Breckon History, Family Crest & Coats of Arms

Early Origins of the Breckon family

The surname Breckon was first found in Angus (Gaelic: Aonghas), part of the Tayside region of northeastern Scotland, and present day Council Area of Angus, formerly known as Forfar or Forfarshire, where they held a family seat in the town of Brechin.

"This place derives its name, of Gaelic origin, from its situation on an acclivity rising from the banks of the river South Esk; it is of very considerable antiquity, and was formerly the seat of a diocese, the cathedral of which is now the church of the parish. " [1]

Isaac of Brechin in 1178 was one of the first to use the name as a surname. In their early history they seemed to be closely related to the church and church activities, and frequent mention is made of their relationship with the Bishops of Brechin. Conjecturally this Isaac may have been the spearhead of many of the Norman families invited north by King David I of Scotland about 1130, and granted lands at Brechin. [2]

Sir David Brechin (d. 1321), Lord of Brechin, a royal burgh in Angusshire, was eldest son of Sir David of Brechin, one of the barons of Scotland who attended Edward I into France 1297. "His mother, whose Christian name is not known, was one of the seven sisters of King Robert Bruce, but his father seems to have favoured the English side up to the king's victory at Inverary in 1308, when he retired to his castle of Brechin. "[3]

Much further to the south in St. Ive, Cornwall, England we found this interesting passage: "There was a little king of Wales named Brechan, from whom the district of Brecknock derived its name. This king had twenty-four sons and daughters, who finally took up their residence in various parts of Devonshire and Cornwall, where they lived as hermits; on which account they were considered as holy martyrs, saints, or confessors. One of these, whose name was John, took up his abode in Cornwall, in a parish that has assumed his name." [4]

Early History of the Breckon family

This web page shows only a small excerpt of our Breckon research. Another 149 words (11 lines of text) covering the years 1234, 1296, 1320, 1330, 1471, 1541, 1600 and 1672 are included under the topic Early Breckon History in all our PDF Extended History products and printed products wherever possible.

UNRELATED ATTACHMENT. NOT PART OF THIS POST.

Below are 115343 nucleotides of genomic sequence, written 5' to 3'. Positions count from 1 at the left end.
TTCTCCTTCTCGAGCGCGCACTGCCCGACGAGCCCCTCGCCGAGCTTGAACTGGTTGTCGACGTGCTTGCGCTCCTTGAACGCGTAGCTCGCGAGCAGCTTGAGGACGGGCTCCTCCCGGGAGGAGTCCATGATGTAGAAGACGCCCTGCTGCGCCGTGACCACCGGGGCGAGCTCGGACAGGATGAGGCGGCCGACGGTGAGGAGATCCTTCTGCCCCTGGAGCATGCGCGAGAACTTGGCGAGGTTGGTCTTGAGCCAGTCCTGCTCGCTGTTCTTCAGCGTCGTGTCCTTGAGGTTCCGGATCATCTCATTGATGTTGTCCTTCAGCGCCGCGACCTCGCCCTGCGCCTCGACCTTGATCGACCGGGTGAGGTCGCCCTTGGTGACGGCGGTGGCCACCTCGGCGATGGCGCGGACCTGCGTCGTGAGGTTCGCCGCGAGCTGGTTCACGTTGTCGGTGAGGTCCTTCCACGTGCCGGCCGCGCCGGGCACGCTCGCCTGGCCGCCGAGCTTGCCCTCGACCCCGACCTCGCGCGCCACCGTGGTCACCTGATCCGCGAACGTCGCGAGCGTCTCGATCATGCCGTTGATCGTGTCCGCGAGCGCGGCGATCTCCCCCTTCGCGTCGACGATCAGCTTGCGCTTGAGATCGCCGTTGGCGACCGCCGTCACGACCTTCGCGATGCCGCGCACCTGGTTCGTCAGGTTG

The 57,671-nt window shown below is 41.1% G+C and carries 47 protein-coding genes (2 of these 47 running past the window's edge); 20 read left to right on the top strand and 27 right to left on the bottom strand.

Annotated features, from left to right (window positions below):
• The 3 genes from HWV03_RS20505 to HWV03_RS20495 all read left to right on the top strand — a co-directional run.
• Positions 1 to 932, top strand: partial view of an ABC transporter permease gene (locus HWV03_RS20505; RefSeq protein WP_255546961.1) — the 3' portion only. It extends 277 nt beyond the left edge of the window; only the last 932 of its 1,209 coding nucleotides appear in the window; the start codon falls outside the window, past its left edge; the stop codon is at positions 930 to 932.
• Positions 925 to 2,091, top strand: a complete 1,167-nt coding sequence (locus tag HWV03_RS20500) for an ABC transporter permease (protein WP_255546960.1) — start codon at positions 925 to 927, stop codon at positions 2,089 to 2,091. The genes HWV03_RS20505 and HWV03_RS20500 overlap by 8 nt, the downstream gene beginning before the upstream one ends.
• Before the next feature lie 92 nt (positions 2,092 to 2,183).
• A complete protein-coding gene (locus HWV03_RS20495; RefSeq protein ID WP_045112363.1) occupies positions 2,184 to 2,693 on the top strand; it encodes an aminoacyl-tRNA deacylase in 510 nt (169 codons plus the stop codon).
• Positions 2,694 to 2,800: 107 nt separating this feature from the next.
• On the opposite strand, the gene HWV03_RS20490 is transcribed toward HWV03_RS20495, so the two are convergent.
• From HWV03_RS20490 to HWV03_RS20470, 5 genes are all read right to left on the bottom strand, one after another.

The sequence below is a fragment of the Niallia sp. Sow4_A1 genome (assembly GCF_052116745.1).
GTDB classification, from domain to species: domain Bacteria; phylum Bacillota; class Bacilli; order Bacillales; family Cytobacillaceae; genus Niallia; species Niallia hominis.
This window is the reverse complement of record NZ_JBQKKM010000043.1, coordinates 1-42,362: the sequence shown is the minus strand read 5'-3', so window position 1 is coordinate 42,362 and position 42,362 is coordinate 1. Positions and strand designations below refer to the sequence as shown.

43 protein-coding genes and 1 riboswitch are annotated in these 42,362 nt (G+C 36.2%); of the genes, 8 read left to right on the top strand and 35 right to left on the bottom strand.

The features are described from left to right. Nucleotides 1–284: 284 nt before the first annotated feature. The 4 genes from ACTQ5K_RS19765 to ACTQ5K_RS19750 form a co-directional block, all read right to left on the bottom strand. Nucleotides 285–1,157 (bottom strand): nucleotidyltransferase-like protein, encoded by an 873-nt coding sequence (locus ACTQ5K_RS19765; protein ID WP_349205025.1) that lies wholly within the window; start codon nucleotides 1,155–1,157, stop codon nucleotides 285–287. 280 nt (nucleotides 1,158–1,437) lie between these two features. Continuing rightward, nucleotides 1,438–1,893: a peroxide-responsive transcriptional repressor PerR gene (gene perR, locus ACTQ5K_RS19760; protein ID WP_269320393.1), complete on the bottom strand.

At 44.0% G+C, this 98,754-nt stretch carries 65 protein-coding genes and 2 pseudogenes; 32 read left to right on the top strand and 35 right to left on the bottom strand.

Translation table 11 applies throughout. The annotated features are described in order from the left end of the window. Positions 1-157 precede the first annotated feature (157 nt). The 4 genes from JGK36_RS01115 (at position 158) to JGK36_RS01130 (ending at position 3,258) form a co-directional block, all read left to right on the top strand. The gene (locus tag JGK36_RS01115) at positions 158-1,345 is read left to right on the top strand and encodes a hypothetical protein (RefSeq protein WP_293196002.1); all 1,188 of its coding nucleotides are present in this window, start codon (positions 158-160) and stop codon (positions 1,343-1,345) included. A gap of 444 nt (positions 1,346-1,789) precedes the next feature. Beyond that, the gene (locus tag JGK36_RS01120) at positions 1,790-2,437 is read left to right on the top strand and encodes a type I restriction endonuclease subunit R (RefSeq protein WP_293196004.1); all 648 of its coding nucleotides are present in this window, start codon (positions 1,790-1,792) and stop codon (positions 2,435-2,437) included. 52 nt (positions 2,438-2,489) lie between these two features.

Breckon Spelling Variations

The many spelling variations in Medieval Scottish names result from the fact that scribes in that era spelled words according to sound. Translation too, was an undeveloped science, and many names were altered into complete obscurity. Over the years Breckon has been spelled Brechin, Breechin, Breichen, Brichan, Brichane, Breching and many more.

Early Notables of the Breckon family (pre 1700)

More information is included under the topic Early Breckon Notables in all our PDF Extended History products and printed products wherever possible.


New Zealand Breckon migration to New Zealand +

Emigration to New Zealand followed in the footsteps of the European explorers, such as Captain Cook (1769-70): first came sealers, whalers, missionaries, and traders. By 1838, the British New Zealand Company had begun buying land from the Maori tribes, and selling it to settlers, and, after the Treaty of Waitangi in 1840, many British families set out on the arduous six month journey from Britain to Aotearoa to start a new life. Early immigrants include:

Breckon Settlers in New Zealand in the 19th Century
  • Edward Breckon, aged 20, a carpenter, who arrived in Hawkes Bay aboard the ship "Hudson" in 1879

Contemporary Notables of the name Breckon (post 1700) +

  • Donald J. Breckon, American politician, Mayor of Mt. Pleasant, Michigan, 1987 [5]
  • Alan Breckon, British politician, Senator of the States of Jersey (2008-), former Chairman of the Jersey Consumer Council

HMS Dorsetshire
  • Sydney Wilson Breckon, British Sub Lieutenant aboard the HMS Dorsetshire when she was struck by air bombers and sunk; he survived the sinking [6]


  1. ^ Lewis, Samuel, A Topographical Dictionary of Scotland. Institute of Historical Research, 1848, Print.
  2. ^ Black, George F., The Surnames of Scotland Their Origin, Meaning and History. New York: New York Public Library, 1946. Print. (ISBN 0-87104-172-3)
  3. ^ Smith, George (ed), Dictionary of National Biography. London: Smith, Elder & Co., 1885-1900. Print
  4. ^ Hutchins, Fortescue, The History of Cornwall, from the Earliest Records and Traditions to the Present Time. London: William Penaluna, 1824. Print
  5. ^ The Political Graveyard: Alphabetical Name Index. (Retrieved 2015, November 25) . Retrieved from http://politicalgraveyard.com/alpha/index.html
  6. ^ Force Z Survivors HMS Dorsetshire Crew List, (Retrieved 2018, February 13th), https://www.forcez-survivors.org.uk/biographies/listdorsetshirecrew.html


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